8 nov 2022

Is painter Walter Sickert really Jack the Ripper?

The dark paintings of Walter Sickert, a little-known British painter born in 1860, caused a scandal during his lifetime because of his subversive subjects and his crude aesthetic. Wild rumors also circulated about his real identity in the 19th century… his enigmatic personality aroused many suspicions, and among them, the accusation of him being the infamous serial killer Jack the Ripper.

Walter Sickert, “La chambre de Jack l’Éventreur” (ca. 1907), oil on canvas, Manchester City Art Galleries.

Born in Munich in 1860, Walter Sickert travelled all over Europe following his pictorial affinities before his death 82 years later. He began his career in the American painter James Whistler’s studio in London, before moving to France where he met the artistic avant-garde of the late 19th century, including Edgar Degas, Gustave Courbet, and Edouard Manet among others. From the latter, he kept the frank and realistic line and took the opposite view from the English painters at that time by representing popular leisure places or prostitutes.


Those three artists would eventually fuel the suspicion that the painter was indeed Jack the Ripper. In 1888, when Walter Sickert was 28 years old, the notorious serial killer was sticking in the working-class district of Whitechapel in London, where he mainly targeted easy preys, slitting their throats, and slashing their stomachs before leaving their bloody corpses in the street or on their own beds.

They may have shared the same flat… and same DNA


In 1907, British art lovers were stunned to discover Jack the Ripper’s Bedroom – a dark canvas picturing a black silhouette dimly lit by a few rays of light filtering through the shutters. The painting, whose title and color palette are enough to give you goosebumps, was signed by Walter Sickert. The artist would have drawn his inspiration from his own bedroom. In the early 1900s, he moved to the working-class district of Camden Town in London, where he found his favorite subjects, starting with the many crimes that occurred there. Among these crimes is the murder of a certain Emily Dimmock, a prostitute whose throat was found slit from one ear to the other a few blocks away from his studio.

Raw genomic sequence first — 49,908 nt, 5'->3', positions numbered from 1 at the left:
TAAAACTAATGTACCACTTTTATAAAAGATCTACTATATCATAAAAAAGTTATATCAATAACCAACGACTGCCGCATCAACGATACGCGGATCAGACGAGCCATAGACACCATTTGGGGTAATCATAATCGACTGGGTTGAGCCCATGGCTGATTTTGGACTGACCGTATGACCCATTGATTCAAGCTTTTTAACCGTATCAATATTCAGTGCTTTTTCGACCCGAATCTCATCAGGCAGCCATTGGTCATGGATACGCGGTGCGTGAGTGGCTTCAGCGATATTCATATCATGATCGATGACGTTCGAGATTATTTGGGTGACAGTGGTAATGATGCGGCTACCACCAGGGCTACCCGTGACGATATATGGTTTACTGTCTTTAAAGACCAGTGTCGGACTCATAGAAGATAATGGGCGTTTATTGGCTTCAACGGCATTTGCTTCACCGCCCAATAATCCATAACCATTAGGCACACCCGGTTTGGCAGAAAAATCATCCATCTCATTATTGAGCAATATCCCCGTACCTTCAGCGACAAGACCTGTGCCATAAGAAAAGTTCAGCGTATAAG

The case resurrected memories of Jack the Ripper throughout the British capital and inspired the artist to create this painting in and from his own bedroom in Camden. Y et, according to the rumors spread by the caretaker of his building, that room also belonged to the infamous serial killer who struck twenty years earlier… The reason for her suspicions? The restless behavior of the previous tenant at the time of the murders in 1888, whose unexpected departure perfectly coincides with the end of the murders. The room, the painter, the recent gruesome murder of Emily Dimmock… it didn’t take more than that for the gossips and fantasies to be fueled.


A century later, this theory has been confirmed by the American novelist Patricia Cornwell in two books published in 2002 and 2017. After an investigation that costed the author several million dollars according to her, the comparative analysis of Walter Sickert’s paintings and Jack the Ripper’s handwritten letters revealed a match in their DNA. It also allowed this criminology-loving author to discover that, in addition to their DNA or their flat, the two men also shared the same stationery and the same nickname “Nemo” …


Walter Richard Sickert, “The Iron Bedstead” (ca. 1906), oil on canvas, private collection – Courtesy Hazlitt Holland-Hibbert. © Hazlitt Holland-Hibbert

His nude paintings terrified England